Variations and substitutions for Cornbread and Apple Stuffing
- Use Italian bread if possible
- I used a garlic and herbs loaf
- You could omit regular bread altogether and use extra cornbread but regular bread makes for a nice soft bottom layer
- Ive made this with two types of my homemade cornbread and both turned out great
- Use my Instant Pot Cornbread (about 1/4 of the bread)
- Or use Applesauce Cornbread from my cookbook, The Ultimate One-Pan Oven Cookbook. You can see an adaptation of that recipe on my friend’s, The Busy Baker, site.
- I tried this Cornbread and Apple Stuffing with local Gala apples and local Cortland apples. Both tasted delicious!
- Use your favourite local firm apples. You want them to stay in pieces.
- Here’s a handy-dandy Apple Usage Guide.
- I love using leeks, they add a mild flavour.
- You can use regular onion, or sweet onion, or shallots instead.
- I know most traditional bread stuffings use sage but I decided to go with the savoury flavours of thyme and rosemary.
- Use your favourite herbs that you like in stuffing instead.
- I use fresh parsley but you can use dried parsley instead (2 teaspoons), just make sure that it’s actually dried parsley and not dry mint as I made that mistake once and believe me, mint does not go well with this stuffing at all!
- I went with just classic and simple salt, pepper, and garlic powder.
- Feel free to use your favourite seasonings: onion powder, paprika, chili powder, cayenne pepper etc.
- Use either vegetarian or chicken broth.
- Add 1/4-1/2 cup more for softer and more moist stuffing.
- Pan size
- I use 11×9″ (2 litres volume) pan for this stuffing. The bread and cornbread cubes are not in single layer, so the bottom layer is soft and moist and the top layer is crispy.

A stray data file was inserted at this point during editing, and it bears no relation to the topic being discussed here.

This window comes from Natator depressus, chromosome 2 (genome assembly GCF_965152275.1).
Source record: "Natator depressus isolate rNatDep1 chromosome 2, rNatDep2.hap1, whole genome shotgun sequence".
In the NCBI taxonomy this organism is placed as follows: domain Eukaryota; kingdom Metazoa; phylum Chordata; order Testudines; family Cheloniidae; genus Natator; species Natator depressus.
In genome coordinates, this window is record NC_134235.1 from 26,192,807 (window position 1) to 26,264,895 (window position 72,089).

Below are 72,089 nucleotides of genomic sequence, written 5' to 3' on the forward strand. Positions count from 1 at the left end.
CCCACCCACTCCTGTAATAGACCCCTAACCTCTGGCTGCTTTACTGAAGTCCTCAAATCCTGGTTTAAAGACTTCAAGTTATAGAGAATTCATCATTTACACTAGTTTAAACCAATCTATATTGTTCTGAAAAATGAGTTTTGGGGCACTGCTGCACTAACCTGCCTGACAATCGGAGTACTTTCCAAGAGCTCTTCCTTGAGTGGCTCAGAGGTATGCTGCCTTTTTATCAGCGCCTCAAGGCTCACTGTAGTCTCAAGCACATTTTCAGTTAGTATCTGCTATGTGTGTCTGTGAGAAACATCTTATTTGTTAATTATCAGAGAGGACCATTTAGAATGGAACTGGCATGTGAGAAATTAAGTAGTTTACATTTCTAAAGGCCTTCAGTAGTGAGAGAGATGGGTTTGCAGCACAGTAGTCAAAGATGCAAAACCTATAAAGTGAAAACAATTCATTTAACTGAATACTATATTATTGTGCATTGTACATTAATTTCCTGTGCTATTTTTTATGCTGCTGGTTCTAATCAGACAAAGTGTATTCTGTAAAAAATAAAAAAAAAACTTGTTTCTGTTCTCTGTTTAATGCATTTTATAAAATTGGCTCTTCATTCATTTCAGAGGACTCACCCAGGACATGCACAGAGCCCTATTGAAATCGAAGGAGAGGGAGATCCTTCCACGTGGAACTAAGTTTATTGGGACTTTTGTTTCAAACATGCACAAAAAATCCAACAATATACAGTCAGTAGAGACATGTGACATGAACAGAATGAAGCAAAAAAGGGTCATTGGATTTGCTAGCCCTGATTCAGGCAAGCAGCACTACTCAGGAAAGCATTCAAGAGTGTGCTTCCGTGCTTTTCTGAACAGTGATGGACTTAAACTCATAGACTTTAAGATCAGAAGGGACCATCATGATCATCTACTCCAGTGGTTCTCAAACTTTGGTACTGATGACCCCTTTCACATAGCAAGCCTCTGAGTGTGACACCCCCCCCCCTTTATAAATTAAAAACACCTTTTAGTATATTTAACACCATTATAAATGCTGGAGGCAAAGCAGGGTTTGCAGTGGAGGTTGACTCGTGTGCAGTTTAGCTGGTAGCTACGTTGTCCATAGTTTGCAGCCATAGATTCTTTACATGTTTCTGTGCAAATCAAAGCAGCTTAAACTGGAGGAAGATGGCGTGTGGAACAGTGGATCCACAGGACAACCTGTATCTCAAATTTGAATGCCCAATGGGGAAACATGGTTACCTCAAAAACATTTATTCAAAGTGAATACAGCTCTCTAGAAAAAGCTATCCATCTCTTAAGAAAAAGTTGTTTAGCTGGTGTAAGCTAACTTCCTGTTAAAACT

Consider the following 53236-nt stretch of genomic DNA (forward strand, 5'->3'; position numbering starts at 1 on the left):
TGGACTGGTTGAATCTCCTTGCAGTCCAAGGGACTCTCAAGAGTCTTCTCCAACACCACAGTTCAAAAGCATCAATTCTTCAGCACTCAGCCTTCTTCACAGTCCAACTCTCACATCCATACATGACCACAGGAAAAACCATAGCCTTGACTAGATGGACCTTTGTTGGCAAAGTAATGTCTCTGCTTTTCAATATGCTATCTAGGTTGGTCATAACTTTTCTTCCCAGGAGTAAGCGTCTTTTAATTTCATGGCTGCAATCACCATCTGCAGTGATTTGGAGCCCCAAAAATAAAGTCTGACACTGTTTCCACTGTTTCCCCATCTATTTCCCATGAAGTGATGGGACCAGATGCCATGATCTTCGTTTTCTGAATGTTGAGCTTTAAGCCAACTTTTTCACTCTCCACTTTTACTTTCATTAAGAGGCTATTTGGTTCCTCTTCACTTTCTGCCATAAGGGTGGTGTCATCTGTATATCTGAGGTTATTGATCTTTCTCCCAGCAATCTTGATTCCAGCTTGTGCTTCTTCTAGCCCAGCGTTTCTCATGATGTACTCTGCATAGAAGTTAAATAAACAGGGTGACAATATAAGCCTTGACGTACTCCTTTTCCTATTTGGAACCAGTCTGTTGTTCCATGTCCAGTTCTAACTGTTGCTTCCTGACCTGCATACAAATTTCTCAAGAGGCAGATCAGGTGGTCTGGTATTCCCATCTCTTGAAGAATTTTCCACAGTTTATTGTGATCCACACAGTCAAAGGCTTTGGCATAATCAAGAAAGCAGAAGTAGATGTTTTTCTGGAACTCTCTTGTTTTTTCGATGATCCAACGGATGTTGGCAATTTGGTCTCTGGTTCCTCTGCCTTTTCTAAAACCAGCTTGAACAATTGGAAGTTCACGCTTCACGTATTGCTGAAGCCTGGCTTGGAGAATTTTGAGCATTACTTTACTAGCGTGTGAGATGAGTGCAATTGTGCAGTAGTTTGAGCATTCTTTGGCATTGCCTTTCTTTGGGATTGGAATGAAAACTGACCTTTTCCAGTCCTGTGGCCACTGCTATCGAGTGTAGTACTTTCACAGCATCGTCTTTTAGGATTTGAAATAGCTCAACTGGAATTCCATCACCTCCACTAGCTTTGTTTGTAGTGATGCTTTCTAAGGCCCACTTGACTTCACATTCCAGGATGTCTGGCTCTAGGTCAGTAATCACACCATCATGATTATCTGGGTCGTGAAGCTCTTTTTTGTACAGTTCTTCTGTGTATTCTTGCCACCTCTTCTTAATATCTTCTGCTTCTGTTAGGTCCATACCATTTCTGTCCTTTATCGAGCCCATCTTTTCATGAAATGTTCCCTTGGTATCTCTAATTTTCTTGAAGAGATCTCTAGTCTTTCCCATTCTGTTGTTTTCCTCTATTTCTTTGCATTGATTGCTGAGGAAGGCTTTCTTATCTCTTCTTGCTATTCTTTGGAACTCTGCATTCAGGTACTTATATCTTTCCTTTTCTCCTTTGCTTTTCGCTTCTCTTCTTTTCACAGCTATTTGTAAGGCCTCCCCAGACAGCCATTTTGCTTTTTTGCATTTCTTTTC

- Use a bigger pan so that all the bread is in single layer for a stuffing that is more consistently soaked in broth and softer. You might also need to bake it for less time.
More Savoury Apple Recipes:
- Braised Duck Breasts with Apples and Onions
- Chicken Liver Pâté with Apple and Thyme
- Pork Loin with Sauerkraut and Apples
Cornbread and Apple Stuffing
- 200 g Italian bread (about 4 cups cubed)
- 200 g cornbread (about 2 cups cubed)
- 2 medium local Cortland or Gala apples
- 1 leek
- 1 sprig rosemary
- 3 sprigs thyme
- 2 garlic cloves
- 1/4 cup fresh parsley
- 1 tablespoon butter
- 1 tablespoon olive oil
- 2 large eggs
- 3/4 cup vegetable broth (or chicken broth)
- 1/2 teaspoon salt
- 1/2 teaspoon pepper
- 1/2 teaspoon garlic powder
- Preheat the oven to 350F.
- Spread the cubed Italian bread and cornbread into an even layer on a large sheet pan. Toast in the oven for about 30 minutes.
- Meanwhile, core and chop the apples into 1/4 inch pieces.
- Discard the green leek leaves. Slice the remaining white and light green part of the leek in half lengthwise and wash very thoroughly between the layers. This is where specs of dirt often hide so make sure to get everything out.
- Slice the leek.
- Remove the leaves from the rosemary sprig and roughly chop them.
- Remove the leaves from the thyme sprigs.
- Very finely mince the garlic.
- Finely chop the parsley.
- In a medium skillet, melt the better together with the olive oil on medium heat.
- Add the chopped apples, sliced leeks, thyme leaves, and chopped rosemary leaves and sauté mixing occasionally until softened. About 7-10 minutes.
- Add the minced garlic and cook for another 1-2 minutes until fragrant. Set aside.
- In a medium bowl (or a measuring jug), whisk together the eggs, broth, and seasonings.
- In a large bowl, mix together the toasted bread and cornbread with the cooked apples and leeks, chopped parsley and the egg-broth mixture.Alternatively, you can do that step directly in the roasting pan.
- Pour the stuffing mixture into the 11x9" roasting pan and spread evenly.
- Bake for 30-40 minutes in the preheated oven.
- Use more broth.
- Let the stuffing mixture sit in a bowl for 10-15 minutes and mix it once in a while so that all the croutons soak up the moisture.
- Use a bigger pan so that all the croutons are in one layer and are evenly covered in eggy-broth mixture.
- Bake for less time.